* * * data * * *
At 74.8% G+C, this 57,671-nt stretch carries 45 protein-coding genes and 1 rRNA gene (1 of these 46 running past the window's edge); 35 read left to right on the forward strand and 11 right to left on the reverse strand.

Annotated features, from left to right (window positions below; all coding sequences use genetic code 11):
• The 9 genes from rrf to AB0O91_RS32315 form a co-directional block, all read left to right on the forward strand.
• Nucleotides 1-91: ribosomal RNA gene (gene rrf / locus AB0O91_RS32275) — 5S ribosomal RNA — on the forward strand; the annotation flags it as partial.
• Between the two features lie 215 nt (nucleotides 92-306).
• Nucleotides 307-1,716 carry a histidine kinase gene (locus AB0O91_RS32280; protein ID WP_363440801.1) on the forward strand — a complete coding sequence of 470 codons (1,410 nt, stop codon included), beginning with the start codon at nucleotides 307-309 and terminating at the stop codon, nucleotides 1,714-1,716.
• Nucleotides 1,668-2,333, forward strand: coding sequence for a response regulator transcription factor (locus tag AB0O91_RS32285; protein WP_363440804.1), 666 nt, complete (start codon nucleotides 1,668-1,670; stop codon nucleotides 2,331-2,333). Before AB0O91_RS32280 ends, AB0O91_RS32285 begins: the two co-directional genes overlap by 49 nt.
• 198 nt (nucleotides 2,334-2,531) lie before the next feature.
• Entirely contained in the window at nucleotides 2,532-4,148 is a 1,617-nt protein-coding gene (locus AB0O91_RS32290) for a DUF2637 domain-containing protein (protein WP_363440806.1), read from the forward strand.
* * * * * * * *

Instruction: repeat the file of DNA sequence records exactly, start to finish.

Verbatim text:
At 74.8% G+C, this 57,671-nt stretch carries 45 protein-coding genes and 1 rRNA gene (1 of these 46 running past the window's edge); 35 read left to right on the forward strand and 11 right to left on the reverse strand.

Annotated features, from left to right (window positions below; all coding sequences use genetic code 11):
• The 9 genes from rrf to AB0O91_RS32315 form a co-directional block, all read left to right on the forward strand.
• Nucleotides 1-91: ribosomal RNA gene (gene rrf / locus AB0O91_RS32275) — 5S ribosomal RNA — on the forward strand; the annotation flags it as partial.
• Between the two features lie 215 nt (nucleotides 92-306).
• Nucleotides 307-1,716 carry a histidine kinase gene (locus AB0O91_RS32280; protein ID WP_363440801.1) on the forward strand — a complete coding sequence of 470 codons (1,410 nt, stop codon included), beginning with the start codon at nucleotides 307-309 and terminating at the stop codon, nucleotides 1,714-1,716.
• Nucleotides 1,668-2,333, forward strand: coding sequence for a response regulator transcription factor (locus tag AB0O91_RS32285; protein WP_363440804.1), 666 nt, complete (start codon nucleotides 1,668-1,670; stop codon nucleotides 2,331-2,333). Before AB0O91_RS32280 ends, AB0O91_RS32285 begins: the two co-directional genes overlap by 49 nt.
• 198 nt (nucleotides 2,334-2,531) lie before the next feature.
• Entirely contained in the window at nucleotides 2,532-4,148 is a 1,617-nt protein-coding gene (locus AB0O91_RS32290) for a DUF2637 domain-containing protein (protein WP_363440806.1), read from the forward strand.